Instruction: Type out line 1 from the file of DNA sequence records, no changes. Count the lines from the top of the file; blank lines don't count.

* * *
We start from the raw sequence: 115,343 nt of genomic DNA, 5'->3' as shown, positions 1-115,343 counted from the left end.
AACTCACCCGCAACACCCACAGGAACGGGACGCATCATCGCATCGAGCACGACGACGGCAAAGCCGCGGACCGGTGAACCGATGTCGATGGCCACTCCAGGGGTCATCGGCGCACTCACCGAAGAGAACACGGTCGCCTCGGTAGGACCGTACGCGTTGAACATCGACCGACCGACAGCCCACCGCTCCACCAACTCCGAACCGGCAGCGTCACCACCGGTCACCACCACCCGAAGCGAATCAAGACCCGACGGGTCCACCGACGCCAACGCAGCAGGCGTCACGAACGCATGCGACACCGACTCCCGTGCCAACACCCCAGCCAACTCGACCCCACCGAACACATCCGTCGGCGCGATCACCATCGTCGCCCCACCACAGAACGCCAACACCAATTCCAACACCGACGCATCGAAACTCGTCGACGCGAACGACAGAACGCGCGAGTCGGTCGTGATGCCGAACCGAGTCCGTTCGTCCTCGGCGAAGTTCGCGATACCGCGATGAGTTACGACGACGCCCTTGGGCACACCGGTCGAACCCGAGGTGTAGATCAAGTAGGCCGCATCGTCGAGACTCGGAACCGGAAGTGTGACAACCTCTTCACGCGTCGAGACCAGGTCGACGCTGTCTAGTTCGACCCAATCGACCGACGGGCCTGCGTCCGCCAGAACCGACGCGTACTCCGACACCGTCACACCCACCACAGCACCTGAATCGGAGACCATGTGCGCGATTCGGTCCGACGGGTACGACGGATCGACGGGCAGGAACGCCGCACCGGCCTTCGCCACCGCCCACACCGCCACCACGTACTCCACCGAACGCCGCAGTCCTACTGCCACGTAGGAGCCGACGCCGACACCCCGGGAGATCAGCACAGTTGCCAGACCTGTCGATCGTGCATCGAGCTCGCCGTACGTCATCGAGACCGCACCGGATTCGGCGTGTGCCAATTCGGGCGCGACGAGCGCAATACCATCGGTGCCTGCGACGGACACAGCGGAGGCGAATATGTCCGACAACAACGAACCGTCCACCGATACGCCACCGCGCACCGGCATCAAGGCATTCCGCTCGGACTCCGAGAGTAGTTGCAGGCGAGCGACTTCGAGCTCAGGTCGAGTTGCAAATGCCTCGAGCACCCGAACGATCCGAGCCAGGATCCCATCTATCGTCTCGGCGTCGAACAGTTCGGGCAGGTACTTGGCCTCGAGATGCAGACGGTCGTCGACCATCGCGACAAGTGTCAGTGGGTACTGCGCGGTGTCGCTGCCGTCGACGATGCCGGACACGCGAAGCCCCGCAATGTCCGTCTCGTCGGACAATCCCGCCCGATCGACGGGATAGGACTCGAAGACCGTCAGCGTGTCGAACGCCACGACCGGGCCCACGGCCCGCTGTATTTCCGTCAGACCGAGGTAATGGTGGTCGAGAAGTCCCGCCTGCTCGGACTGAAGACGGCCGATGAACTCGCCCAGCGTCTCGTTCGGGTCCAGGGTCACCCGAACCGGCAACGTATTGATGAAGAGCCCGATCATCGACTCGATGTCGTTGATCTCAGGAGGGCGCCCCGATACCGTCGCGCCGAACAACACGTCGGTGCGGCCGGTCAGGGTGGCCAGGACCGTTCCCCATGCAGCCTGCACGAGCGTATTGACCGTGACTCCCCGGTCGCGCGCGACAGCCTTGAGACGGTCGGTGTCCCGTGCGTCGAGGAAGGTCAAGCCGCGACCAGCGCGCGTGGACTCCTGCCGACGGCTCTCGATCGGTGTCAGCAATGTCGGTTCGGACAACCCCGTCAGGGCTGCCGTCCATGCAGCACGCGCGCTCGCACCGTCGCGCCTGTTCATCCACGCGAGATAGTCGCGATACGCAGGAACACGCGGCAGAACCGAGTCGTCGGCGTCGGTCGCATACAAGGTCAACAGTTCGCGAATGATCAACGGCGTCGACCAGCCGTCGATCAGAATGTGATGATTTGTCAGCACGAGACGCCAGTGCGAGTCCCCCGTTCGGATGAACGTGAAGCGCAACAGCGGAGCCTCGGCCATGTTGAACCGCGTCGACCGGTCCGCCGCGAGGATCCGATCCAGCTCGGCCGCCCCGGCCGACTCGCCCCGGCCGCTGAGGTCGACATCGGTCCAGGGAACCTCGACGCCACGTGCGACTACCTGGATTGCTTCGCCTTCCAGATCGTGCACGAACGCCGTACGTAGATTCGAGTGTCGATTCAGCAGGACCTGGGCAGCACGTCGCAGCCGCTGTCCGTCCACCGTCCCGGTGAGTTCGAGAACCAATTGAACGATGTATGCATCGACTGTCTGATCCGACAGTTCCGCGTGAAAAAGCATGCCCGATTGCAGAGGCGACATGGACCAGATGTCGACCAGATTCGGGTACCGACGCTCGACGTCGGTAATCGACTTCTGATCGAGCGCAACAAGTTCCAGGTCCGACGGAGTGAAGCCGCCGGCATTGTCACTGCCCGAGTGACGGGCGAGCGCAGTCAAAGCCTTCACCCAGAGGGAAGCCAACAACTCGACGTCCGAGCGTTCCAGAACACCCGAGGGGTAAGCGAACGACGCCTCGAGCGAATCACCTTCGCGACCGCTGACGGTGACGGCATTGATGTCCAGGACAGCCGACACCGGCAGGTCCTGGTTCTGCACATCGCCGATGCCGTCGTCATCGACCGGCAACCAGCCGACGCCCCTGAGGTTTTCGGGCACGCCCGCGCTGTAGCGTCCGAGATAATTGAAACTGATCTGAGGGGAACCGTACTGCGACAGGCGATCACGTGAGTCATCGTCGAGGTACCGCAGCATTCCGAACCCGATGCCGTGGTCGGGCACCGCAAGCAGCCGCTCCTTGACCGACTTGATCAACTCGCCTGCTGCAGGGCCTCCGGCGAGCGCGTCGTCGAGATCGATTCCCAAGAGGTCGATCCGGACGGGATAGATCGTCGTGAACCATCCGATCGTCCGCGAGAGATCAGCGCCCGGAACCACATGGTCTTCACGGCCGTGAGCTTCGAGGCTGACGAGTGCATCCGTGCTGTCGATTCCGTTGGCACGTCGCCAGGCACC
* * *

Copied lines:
We start from the raw sequence: 115,343 nt of genomic DNA, 5'->3' as shown, positions 1-115,343 counted from the left end.